I really have no idea what the rulemakers were thinking. This was such a great opportunity to finally get rid of the ridiculously tall tyre sidewalls, but they’ve introduced this dangerous blind spot and kept almost the full sidewall height for no good reason as far as I can tell. It can’t be because they didn’t want to disrupt the cars’ historical design knowledge too much, as the aero is already so massively altered by other changes. I was looking forward to seeing shorter stiffer sidewalls that force the teams to design front suspension that actually has to be able to travel a bit more than the historical range of +/- 5mm. But this small reduction in sidewall height won’t really achive that. Proper suspension would do a far better job of soaking up bumps, as tyres have next to no damping, and just act like perpetually bouncing springs.

    Does anyone know if the test loads of the retention cables inside the front wishbones are being significantly uprated to manage these heavier tyres? If not, that’s another danger introduced.

  4. What sizes have gone up from 660mm to 720mm? AFAIA, widths have remained unchanged, i.e., the same as since 2017. Perhaps this reference is about the height I can’t quite figure.
    Anyway, the cockpit view gets slightly affected, albeit I’m sure everyone can push as hard on a flying lap as before.

    1. @jerejj Wheel diameter I believe.

      1. @mashiat I thought diameter is specifically about wheel rim inch size, although basically the same thing as height.

    2. It’s the diameter of the tyre itself (as opposed to the wheel)

    3. The 660mm on the old tires, and 720mm on the new ones, are the overall outside diameter of the tire, not the wheel. Or in other words the height from the ground to the top of the tire. The chassis, and the drivers head, will still be the same height above the floor of the car. So the new tires will stick up an additional 60mm in the field of view from the cockpit. They are ridiculously big, 720mm is about the height of a normal dining table.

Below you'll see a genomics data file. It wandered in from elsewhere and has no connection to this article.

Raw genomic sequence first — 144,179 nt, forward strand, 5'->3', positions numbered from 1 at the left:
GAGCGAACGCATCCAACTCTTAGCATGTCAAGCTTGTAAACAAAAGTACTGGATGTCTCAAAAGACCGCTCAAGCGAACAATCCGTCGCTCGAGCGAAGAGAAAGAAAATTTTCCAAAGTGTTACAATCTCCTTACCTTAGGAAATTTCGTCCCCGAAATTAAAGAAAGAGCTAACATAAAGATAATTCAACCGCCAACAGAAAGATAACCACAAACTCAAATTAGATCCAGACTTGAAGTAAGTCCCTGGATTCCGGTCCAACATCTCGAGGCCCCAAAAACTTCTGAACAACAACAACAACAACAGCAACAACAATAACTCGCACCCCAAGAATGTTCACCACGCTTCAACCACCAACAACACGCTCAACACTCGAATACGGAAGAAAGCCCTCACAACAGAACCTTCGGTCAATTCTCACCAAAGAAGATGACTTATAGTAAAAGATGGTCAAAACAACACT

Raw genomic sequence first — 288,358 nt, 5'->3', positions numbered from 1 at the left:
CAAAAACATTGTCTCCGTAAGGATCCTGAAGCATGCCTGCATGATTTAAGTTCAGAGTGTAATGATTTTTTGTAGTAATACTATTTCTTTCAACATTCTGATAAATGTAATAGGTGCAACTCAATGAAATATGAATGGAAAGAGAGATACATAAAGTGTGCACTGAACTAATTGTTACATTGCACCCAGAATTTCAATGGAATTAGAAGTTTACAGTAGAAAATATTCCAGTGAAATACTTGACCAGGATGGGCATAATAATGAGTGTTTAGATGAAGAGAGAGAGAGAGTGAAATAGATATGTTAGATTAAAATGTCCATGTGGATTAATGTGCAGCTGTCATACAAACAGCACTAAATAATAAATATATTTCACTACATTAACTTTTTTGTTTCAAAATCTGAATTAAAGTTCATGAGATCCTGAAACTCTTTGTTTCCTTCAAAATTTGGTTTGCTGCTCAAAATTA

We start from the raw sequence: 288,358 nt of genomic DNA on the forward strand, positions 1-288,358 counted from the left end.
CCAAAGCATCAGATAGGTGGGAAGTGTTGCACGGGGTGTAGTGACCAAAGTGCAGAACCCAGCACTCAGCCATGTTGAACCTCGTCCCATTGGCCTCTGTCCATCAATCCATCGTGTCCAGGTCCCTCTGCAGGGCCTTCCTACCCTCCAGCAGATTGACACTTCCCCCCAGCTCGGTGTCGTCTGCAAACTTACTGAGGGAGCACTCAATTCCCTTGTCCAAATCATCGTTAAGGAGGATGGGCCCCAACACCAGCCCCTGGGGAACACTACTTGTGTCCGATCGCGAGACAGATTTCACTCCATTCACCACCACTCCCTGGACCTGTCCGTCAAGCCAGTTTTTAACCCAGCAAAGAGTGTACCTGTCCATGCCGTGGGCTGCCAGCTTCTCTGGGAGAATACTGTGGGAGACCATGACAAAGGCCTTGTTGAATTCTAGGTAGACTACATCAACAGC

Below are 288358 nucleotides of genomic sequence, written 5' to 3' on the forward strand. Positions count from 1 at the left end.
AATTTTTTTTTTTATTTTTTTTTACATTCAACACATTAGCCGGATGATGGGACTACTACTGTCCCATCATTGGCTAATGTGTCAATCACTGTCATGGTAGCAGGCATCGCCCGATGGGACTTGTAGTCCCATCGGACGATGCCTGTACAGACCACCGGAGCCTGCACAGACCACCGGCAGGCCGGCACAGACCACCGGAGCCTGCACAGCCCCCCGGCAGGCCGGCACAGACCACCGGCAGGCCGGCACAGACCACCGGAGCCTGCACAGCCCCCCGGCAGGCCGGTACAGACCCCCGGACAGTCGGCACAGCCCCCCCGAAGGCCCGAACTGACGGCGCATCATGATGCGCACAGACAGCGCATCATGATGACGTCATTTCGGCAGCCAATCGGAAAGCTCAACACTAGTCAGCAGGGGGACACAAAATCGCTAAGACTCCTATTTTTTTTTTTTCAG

1. An additional 30 mm, not 60.

        1. 720-660=60
          That’s the added diameter.

          1. So this sentence isn’t true

            So the new tires will stick up an additional 60mm in the field of view from the cockpit.

            They stick up an additional 30 mm.

        2. @warheart. We can agree the tires are 60mm taller, right? Measured from the ground up that is simple math, 720-660=60. Good.
          Now concentrate and picture this. The driver sit at the same height above the floor of the car as before. And the floor of the car is at the same height above the ground as before. So the drivers eyes are at the same height above the ground as before. But the top of the tires are 60mm higher. So how exactly would the tires be only half of the additional diameter into the drivers field of view as you insist?

  5. the new wheels have also contributed to the increased weight of the cars, which have rised by 40kg

    I think you will find that the correct word is “Risen”

    1. Give it a rest. It was obviously a tipo.

      1. Typo.
        I think you will find that the correct word is “Typo”

        1. Should a sentence not end with a point.

          1. That is called a “full stop” erikje … not a “point”


        2. @nullapax I think you shall find that like you, that was a joke.

          1. Oh dear – we are resorting to personal insults are we?

            Fair enough.

  6. Perfect opportunity to take advantage of being the most technologically advanced racing series with in car cameras, helmet huds and lidars.

    But will they? Nope…

  7. I’m really not sure why they have changed the wheel size and tyre width. What are they gaining by this?

    Road relevance is mentioned but these cars are nothing like you or I drive. So why is road relevance important. I guess it does save a small amount on manufacturing costs?

    1. @phil-f1-21 it’s still road relevance. The cars might be totally different, but manufacturers always try to use as much of the technology they develop in F1 for their commercial products. The old 13 inch wheels with massive tyre sidewalls are not even closely similar to current commercial road tyres.

  8. I wonder if this point was raised during the testing of the tires?